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Graphic Organizer: "The Candidates"


The Rev. Mr. John Bracken

Studied at Oxford University. Received the King's Bounty to minister in Virginia on July 28, 1772. Appointed to preach at Raleigh parish in Amelia County. Adherent to the doctrines and liturgy of the Church of England.

The Rev. Mr Samuel Henley

Born in England in 1744. Educated at Caleb Asworth's Dissenting Academy and entered the roll of Queen's College, Cambridge. Ordained in 1769 and appointed professor of moral philosophy at the College of William & Mary in 1770. Adherent of the notion that the essence of the Christian religion was more a way of life, a question of ethics, and was less concerned with the process, hence his liberal position in religious toleration.


The Rev. Mr. John Bracken
to Henley
Nov. 9, 1773

"About the Expiration of his Year (i.e. Mr. Bland's) he applied to me for the farther Use of my Pulpit, which was granted to him. Your Opposition at that Time was neither known nor expected, and the base Means that were afterwards used to promote your Subscription induced me to abide by that Promotion and not give a Sanction to such Disingenuity."

"You talk, indeed, of an Election already made. The Poll, no Doubt, was fairly taken, the Return properly made, and Bribery and Corruption entirely unknown in the Management of the Affair; but give me Leave, Sir to rectify your Belief on this Subject, and to assure you that I do entertain some Doubts about the Matter."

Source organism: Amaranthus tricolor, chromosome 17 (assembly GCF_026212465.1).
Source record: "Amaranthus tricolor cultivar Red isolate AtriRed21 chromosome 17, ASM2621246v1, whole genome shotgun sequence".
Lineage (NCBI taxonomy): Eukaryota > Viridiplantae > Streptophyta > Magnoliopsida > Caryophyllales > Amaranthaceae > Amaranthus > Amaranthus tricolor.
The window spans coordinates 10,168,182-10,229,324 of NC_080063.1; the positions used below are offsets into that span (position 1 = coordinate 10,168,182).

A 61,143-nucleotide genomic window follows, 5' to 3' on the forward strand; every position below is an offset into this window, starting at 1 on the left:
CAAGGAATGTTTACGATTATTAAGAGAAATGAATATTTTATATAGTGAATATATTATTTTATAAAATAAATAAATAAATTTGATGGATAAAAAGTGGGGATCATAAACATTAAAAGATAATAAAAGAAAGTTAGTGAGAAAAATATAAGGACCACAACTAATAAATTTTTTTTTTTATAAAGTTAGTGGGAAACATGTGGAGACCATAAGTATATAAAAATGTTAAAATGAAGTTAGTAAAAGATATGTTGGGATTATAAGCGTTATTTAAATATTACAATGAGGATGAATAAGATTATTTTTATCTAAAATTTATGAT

The Rev. Mr Samuel Henley
to Bracken
Nov. 8, 1773

"I perhaps ought to begin this Address with asking your Pardon for laying before the Publick an Extract of a Private Letter. Such a Measure is apparently improper, but I hope the Nature of that Extract will be a sufficient Excuse. Had you confined your Reflexions to myself, they would have better been answered in private (though at the same Time, I must add, there is no Scene of my Life that I wish to conceal, or ought to blush at) but as you been liberal in throwing out Insinuations which affect the Character of those Gentlemen upon whose repeated oppositon I first thought of Lectureship, it is, I think, incumbent upon me to exhibit a few of them, that every Person may know in what Light to consider both them and you."


The Rev. Mr. John Bracken

"As a man, Dr. Bracken was benevolent in his disposition, just in his dealings, warm in his friendships, and kind to the distressed. As a minister of the gospel, he was pious and learned - his doctrines, sound and catholic, were equally removed from licentiousness and fanaticism. He inculcated religion; but it was the religion of Christ - liberal, beneficent, instructive and practical."

-- Richmond Enquirer, Obituary, July 24, 1818

The Rev. Mr Samuel Henley

"WHEREAS it is publicky reported that I accused the Reverend MR. HENLEY of Deism, and a Disbelief of the Thirty Nine Articles of our Church, I do hereby, out of Justice to Mr. Henley's Character, declare that I never had Reason to believe that such were his Principles."

-- Joseph Kidd


The Rev. Mr. John Bracken







The Rev. Mr Samuel Henley